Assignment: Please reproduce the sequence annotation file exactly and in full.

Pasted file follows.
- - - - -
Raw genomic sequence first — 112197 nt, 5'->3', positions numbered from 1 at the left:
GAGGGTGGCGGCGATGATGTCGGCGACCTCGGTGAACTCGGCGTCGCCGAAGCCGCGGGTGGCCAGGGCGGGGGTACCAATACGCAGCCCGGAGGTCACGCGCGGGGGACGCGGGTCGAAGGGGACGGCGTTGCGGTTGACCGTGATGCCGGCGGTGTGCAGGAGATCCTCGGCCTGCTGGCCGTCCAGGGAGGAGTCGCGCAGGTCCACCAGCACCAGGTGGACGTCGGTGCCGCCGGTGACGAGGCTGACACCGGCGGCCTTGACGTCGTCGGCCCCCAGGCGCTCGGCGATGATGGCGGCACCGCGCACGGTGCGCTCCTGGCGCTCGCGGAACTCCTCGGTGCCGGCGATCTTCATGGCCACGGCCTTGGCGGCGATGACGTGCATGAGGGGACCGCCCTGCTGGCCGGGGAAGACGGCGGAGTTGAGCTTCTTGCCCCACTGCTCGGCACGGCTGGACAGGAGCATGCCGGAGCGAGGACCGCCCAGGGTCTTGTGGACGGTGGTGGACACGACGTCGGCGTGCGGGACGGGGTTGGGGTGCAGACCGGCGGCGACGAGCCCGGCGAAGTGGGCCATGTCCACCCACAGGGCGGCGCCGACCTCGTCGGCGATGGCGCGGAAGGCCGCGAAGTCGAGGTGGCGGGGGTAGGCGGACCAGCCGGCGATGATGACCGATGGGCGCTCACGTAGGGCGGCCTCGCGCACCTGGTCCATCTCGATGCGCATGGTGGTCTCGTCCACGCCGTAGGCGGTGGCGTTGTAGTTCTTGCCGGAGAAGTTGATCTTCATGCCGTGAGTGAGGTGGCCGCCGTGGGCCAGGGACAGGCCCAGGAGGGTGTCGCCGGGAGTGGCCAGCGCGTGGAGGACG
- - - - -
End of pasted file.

Raw genomic sequence first — 112197 nt, 5'->3', positions numbered from 1 at the left:
GAGGGTGGCGGCGATGATGTCGGCGACCTCGGTGAACTCGGCGTCGCCGAAGCCGCGGGTGGCCAGGGCGGGGGTACCAATACGCAGCCCGGAGGTCACGCGCGGGGGACGCGGGTCGAAGGGGACGGCGTTGCGGTTGACCGTGATGCCGGCGGTGTGCAGGAGATCCTCGGCCTGCTGGCCGTCCAGGGAGGAGTCGCGCAGGTCCACCAGCACCAGGTGGACGTCGGTGCCGCCGGTGACGAGGCTGACACCGGCGGCCTTGACGTCGTCGGCCCCCAGGCGCTCGGCGATGATGGCGGCACCGCGCACGGTGCGCTCCTGGCGCTCGCGGAACTCCTCGGTGCCGGCGATCTTCATGGCCACGGCCTTGGCGGCGATGACGTGCATGAGGGGACCGCCCTGCTGGCCGGGGAAGACGGCGGAGTTGAGCTTCTTGCCCCACTGCTCGGCACGGCTGGACAGGAGCATGCCGGAGCGAGGACCGCCCAGGGTCTTGTGGACGGTGGTGGACACGACGTCGGCGTGCGGGACGGGGTTGGGGTGCAGACCGGCGGCGACGAGCCCGGCGAAGTGGGCCATGTCCACCCACAGGGCGGCGCCGACCTCGTCGGCGATGGCGCGGAAGGCCGCGAAGTCGAGGTGGCGGGGGTAGGCGGACCAGCCGGCGATGATGACCGATGGGCGCTCACGTAGGGCGGCCTCGCGCACCTGGTCCATCTCGATGCGCATGGTGGTCTCGTCCACGCCGTAGGCGGTGGCGTTGTAGTTCTTGCCGGAGAAGTTGATCTTCATGCCGTGAGTGAGGTGGCCGCCGTGGGCCAGGGACAGGCCCAGGAGGGTGTCGCCGGGAGTGGCCAGCGCGTGGAGGACG